A weather.com roundup has more on Amphan's impacts.

Amphan’s less impressive twin: Invest 98S

The same weather feature that helped give birth to Amphan also nurtured a twin cyclone on the other side of the equator, Invest 98S. Such twins are a not-infrequent consequence of strong westerly wind bursts along the equator. These contribute low-level spin to cyclones on either side of the equator (since cyclones rotate counterclockwise to the north and clockwise to the south).

“Of course westerly wind bursts occur all the time in the Indian Ocean, but this event is particularly intense & widespread,” tweeted Philippe Papin (Naval Research Laboratory). The westerly wind burst is associated with a strong phase of the Madden-Julian Oscillation; if it makes it into the central and eastern Pacific in a few days, it could reinforce the current trend toward La Niña development.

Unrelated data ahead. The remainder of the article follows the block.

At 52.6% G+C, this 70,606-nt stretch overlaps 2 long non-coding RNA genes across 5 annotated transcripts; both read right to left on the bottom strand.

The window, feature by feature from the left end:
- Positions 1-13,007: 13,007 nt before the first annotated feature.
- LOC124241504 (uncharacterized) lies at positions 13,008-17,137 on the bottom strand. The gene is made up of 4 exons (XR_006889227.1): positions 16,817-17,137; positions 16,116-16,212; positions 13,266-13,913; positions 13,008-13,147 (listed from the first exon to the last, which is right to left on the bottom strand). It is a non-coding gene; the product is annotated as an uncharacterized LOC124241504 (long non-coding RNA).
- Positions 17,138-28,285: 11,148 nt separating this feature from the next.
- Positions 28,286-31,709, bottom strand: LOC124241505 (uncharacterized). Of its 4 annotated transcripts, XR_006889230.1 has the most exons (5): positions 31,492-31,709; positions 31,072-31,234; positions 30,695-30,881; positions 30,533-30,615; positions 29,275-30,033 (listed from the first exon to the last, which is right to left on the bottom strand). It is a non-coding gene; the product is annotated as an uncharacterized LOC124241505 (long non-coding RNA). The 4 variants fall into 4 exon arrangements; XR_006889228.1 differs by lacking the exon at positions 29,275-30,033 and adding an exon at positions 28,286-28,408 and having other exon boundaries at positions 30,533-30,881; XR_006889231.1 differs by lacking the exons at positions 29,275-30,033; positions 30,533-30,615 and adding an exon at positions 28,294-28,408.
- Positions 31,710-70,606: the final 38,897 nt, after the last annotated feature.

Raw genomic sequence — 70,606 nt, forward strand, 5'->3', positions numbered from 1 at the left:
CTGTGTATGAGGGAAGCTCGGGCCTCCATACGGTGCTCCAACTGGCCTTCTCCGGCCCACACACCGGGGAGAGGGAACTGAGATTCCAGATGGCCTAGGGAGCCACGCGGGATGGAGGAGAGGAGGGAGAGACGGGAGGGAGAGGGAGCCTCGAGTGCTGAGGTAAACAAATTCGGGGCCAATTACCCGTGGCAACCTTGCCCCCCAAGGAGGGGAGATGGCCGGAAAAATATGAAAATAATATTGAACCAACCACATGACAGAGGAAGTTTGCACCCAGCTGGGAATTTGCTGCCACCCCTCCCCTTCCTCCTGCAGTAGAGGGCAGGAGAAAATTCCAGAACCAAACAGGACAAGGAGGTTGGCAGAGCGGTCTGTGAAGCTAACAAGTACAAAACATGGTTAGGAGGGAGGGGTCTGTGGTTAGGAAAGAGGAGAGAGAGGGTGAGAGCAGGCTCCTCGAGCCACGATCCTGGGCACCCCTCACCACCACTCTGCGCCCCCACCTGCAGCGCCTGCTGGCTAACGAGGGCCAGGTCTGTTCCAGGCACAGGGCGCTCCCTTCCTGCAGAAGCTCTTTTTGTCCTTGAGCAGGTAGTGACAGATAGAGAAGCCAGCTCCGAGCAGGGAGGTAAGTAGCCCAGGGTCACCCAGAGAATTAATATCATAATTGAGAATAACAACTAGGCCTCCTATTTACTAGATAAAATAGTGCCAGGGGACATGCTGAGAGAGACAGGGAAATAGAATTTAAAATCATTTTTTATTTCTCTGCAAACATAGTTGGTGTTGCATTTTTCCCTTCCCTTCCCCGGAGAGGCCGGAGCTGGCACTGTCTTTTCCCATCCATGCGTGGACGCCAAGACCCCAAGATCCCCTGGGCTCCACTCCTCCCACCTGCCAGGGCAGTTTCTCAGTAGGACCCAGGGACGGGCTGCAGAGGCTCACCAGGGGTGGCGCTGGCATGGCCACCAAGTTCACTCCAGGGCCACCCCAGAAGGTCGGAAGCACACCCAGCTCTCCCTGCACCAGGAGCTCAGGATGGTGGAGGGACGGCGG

Fortunately, 98S will encounter cooler water and much stronger wind shear a couple of days from now, long before it has a chance to reach western Australia, though it could arrive as a named tropical storm.

The Weather Company’s primary journalistic mission is to report on breaking weather news, the environment and the importance of science to our lives. This story does not necessarily represent the position of our parent company, IBM.

author image

Bob Henson

Bob Henson is a meteorologist and writer at weather.com, where he co-produces the Category 6 news site at Weather Underground. He spent many years at the National Center for Atmospheric Research and is the author of “The Thinking Person’s Guide to Climate Change” and “Weather on the Air: A History of Broadcast Meteorology.”
 

emailbob.henson@weather.com